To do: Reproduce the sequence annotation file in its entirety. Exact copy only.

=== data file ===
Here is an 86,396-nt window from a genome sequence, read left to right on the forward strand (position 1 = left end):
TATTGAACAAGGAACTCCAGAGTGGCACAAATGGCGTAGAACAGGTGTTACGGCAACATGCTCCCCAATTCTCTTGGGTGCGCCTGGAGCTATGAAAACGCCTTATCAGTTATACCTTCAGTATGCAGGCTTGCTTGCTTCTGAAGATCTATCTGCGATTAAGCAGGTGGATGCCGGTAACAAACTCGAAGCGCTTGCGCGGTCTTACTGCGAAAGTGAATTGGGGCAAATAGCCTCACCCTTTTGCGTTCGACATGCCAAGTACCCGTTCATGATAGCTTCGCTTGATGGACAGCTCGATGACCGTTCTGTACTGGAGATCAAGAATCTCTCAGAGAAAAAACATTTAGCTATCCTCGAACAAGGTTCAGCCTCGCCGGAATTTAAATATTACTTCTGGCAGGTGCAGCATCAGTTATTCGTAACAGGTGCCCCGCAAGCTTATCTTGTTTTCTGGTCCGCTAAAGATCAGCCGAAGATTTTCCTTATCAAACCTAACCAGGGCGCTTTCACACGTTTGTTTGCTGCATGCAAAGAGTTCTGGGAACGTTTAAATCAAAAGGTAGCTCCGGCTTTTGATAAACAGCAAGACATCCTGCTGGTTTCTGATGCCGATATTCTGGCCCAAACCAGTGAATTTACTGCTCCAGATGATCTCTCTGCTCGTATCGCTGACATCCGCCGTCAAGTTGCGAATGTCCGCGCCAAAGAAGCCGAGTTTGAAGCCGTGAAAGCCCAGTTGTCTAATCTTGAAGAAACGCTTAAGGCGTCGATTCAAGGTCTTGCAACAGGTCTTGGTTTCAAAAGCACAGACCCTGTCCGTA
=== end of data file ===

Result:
Here is an 86,396-nt window from a genome sequence, read left to right on the forward strand (position 1 = left end):
TATTGAACAAGGAACTCCAGAGTGGCACAAATGGCGTAGAACAGGTGTTACGGCAACATGCTCCCCAATTCTCTTGGGTGCGCCTGGAGCTATGAAAACGCCTTATCAGTTATACCTTCAGTATGCAGGCTTGCTTGCTTCTGAAGATCTATCTGCGATTAAGCAGGTGGATGCCGGTAACAAACTCGAAGCGCTTGCGCGGTCTTACTGCGAAAGTGAATTGGGGCAAATAGCCTCACCCTTTTGCGTTCGACATGCCAAGTACCCGTTCATGATAGCTTCGCTTGATGGACAGCTCGATGACCGTTCTGTACTGGAGATCAAGAATCTCTCAGAGAAAAAACATTTAGCTATCCTCGAACAAGGTTCAGCCTCGCCGGAATTTAAATATTACTTCTGGCAGGTGCAGCATCAGTTATTCGTAACAGGTGCCCCGCAAGCTTATCTTGTTTTCTGGTCCGCTAAAGATCAGCCGAAGATTTTCCTTATCAAACCTAACCAGGGCGCTTTCACACGTTTGTTTGCTGCATGCAAAGAGTTCTGGGAACGTTTAAATCAAAAGGTAGCTCCGGCTTTTGATAAACAGCAAGACATCCTGCTGGTTTCTGATGCCGATATTCTGGCCCAAACCAGTGAATTTACTGCTCCAGATGATCTCTCTGCTCGTATCGCTGACATCCGCCGTCAAGTTGCGAATGTCCGCGCCAAAGAAGCCGAGTTTGAAGCCGTGAAAGCCCAGTTGTCTAATCTTGAAGAAACGCTTAAGGCGTCGATTCAAGGTCTTGCAACAGGTCTTGGTTTCAAAAGCACAGACCCTGTCCGTA